- Early term infants, length of birth stay and neonatal readmission for jaundice. [Journal Article]
- Paediatr Child Health 2014 Aug; 19(7):353-4.
- Primary bone marrow lymphoma presenting with cold-type autoimmune hemolytic anemia. [Journal Article]
- Indian J Hematol Blood Transfus 2014 Sep; 30(Suppl 1):271-4.
We report a rare case of primary bone marrow lymphoma with cold-type autoimmune hemolytic anemia (AIHA). A 70-year-old Japanese woman with suspected liver disorder presented to our hospital with palpitation. On physical examination, she had jaundice and signs of anemia. No lymphadenopathy or hepatosplenomegaly was noted. A direct antiglobulin test was positive for complement C3b and C3d. Anti-IgG testing was negative. Cold agglutinin was positive with a titer of 1:≥8,192, and haptoglobin was absent. A diagnosis of cold-type AIHA was made. Bone marrow biopsy revealed involvement with a population of lymphocytes that were positive for CD20 (L-26), CD79a, and Bcl-2. No lymphoma lesion was detected on computerized tomography or on upper and lower endoscopy. The patient was diagnosed with diffuse large B cell lymphoma (DLBCL) presenting with cold-type AIHA. She was treated with rituximab, cyclophosphamide, doxorubicin, vincristine, and prednisolone, resulting in complete remission after six cycles. As of 22 months after presentation, no signs of cold-type AIHA or lymphoma were present.
- Chediak-higashi syndrome presented as accelerated phase: case report and review of the literature. [Journal Article]
- Indian J Hematol Blood Transfus 2014 Sep; 30(Suppl 1):223-6.
Chediak-Higashi syndrome (CHS) is a rare autosomal recessive disease, characterized by partial oculocutaneous albinism, recurrent pyogenic infections (skin, mucosa and respiratory system), and neurologic deficit. The hallmark of this syndrome is the presence of abnormal intracytoplasmic giant granules in all granule containing cells including leukocytes in blood and bone marrow. A majority (85 %) of patients with CHS develop an accelerated phase consisting of a lymphoproliferative syndrome with hemophagocytosis and infiltration of most tissues. This phase is characterized by fever, jaundice, hepatosplenomegaly, lymphadenopathy, pancytopenia and neurological abnormalities. In this paper, we report a case of CHS presented as accelerated phase in a 9-month-old girl child.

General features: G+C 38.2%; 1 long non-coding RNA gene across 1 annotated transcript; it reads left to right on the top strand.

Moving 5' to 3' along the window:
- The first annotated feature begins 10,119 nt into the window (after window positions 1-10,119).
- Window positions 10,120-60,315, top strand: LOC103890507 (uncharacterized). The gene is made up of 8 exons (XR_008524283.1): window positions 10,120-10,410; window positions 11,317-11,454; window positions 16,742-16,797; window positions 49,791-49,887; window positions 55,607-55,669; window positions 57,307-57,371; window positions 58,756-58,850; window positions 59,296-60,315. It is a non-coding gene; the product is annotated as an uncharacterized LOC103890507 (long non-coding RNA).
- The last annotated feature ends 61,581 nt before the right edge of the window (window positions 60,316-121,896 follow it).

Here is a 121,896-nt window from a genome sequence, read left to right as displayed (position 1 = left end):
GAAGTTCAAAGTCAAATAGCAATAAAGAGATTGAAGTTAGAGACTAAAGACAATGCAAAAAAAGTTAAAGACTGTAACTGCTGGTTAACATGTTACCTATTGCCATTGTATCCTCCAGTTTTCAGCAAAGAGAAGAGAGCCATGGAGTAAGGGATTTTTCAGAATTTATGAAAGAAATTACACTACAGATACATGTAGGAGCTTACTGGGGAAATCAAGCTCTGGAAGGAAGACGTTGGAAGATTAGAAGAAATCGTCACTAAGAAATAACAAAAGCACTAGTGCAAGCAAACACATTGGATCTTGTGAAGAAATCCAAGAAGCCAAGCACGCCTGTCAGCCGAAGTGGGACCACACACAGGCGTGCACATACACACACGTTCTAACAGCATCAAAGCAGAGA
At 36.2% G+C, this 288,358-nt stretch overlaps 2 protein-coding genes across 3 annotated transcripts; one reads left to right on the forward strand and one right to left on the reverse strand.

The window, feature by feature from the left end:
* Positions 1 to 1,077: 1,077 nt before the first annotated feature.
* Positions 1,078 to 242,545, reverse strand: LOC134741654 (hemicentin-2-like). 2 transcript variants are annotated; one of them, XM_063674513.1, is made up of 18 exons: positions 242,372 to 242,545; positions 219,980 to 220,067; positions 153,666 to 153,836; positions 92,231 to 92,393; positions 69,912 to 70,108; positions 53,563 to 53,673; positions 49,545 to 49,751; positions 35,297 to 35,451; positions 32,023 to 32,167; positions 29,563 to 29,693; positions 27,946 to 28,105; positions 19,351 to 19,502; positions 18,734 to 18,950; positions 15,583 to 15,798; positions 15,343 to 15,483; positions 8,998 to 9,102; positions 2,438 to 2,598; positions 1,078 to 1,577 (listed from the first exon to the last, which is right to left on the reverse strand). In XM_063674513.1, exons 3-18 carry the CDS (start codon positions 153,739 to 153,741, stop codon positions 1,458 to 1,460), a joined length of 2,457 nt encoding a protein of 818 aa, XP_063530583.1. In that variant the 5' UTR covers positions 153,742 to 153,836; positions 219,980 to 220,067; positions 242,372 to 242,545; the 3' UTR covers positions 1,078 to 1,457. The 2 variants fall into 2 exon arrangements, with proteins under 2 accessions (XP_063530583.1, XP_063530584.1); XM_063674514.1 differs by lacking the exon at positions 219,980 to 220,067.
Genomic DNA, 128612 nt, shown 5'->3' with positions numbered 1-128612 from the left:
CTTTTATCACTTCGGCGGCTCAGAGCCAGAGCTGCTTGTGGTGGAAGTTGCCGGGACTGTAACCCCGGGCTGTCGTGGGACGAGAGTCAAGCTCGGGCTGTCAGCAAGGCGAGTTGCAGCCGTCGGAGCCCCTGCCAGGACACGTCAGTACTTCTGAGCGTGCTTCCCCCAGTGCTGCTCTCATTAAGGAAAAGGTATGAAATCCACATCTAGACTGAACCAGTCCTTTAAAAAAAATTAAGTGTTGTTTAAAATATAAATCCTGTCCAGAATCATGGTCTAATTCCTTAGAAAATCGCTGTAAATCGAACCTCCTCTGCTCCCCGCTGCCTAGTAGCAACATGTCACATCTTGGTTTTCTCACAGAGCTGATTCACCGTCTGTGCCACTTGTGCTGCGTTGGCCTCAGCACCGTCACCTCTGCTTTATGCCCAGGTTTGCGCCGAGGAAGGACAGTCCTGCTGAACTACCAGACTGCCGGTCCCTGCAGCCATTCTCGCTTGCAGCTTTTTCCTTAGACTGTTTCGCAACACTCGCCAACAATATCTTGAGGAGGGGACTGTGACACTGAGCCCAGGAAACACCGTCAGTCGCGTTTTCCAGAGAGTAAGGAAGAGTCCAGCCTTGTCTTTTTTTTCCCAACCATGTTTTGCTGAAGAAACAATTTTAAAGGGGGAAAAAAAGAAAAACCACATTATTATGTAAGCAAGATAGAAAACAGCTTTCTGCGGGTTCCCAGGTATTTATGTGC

- Concurrent pancreatic and renal leukemic cell infiltration. [Journal Article]
- Indian J Hematol Blood Transfus 2014 Sep; 30(Suppl 1):57-9.
Pancreatic involvement in acute lymphoblastic leukemia (ALL) is uncommon more so in adults. It can present as obstructive jaundice, pancreatitis or can be asymptomatic. We report here the clinical and imaging features in a 28 years old man with B cell ALL with simultaneous involvement of pancreas and bilateral kidneys. Computed tomography of abdomen showed diffuse infiltration of pancreas by multiple tiny hypodense lesions and multiple hypodense lesions in both kidneys. Although leukemic involvement of pancreas is unusual and our patient was asymptomatic, one should consider the possibility of pancreatic infiltration in a leukemic patient presenting with pancreatic enlargement, cholestatic jaundice or pancreatitis.
- Hepatosplenic T cell lymphoma. [Journal Article]
- Indian J Hematol Blood Transfus 2014 Sep; 30(Suppl 1):21-3.
A 26 year old lady came with intermittent fever since eight months. She also complained of abdominal pain and decreased appetite for six months. She had swelling of feet and distension of abdomen due to ascites since one month. There was history of jaundice one month back. On radiological examination, hepatomegaly with dilated portal vein, massive splenomegaly and ascites without any lymphadenopathy was noted. Chest X-ray was normal. Blood examination and bone marrow studies were inconclusive. We received her liver biopsy, which showed normal architecture and sinusoidal infiltration by a monomorphic population of small to intermediate sized lymphoid cells. Portal tracts were free of such infiltrate. These lymphoid cells were LCA, CD3, CD43 positive and negative for CD20, CD34, CD4, CD8 and c-kit. Based on all these features, a diagnosis of Hepatosplenic T cell lymphoma was made. She was treated symptomatically, however she died within two months of diagnosis.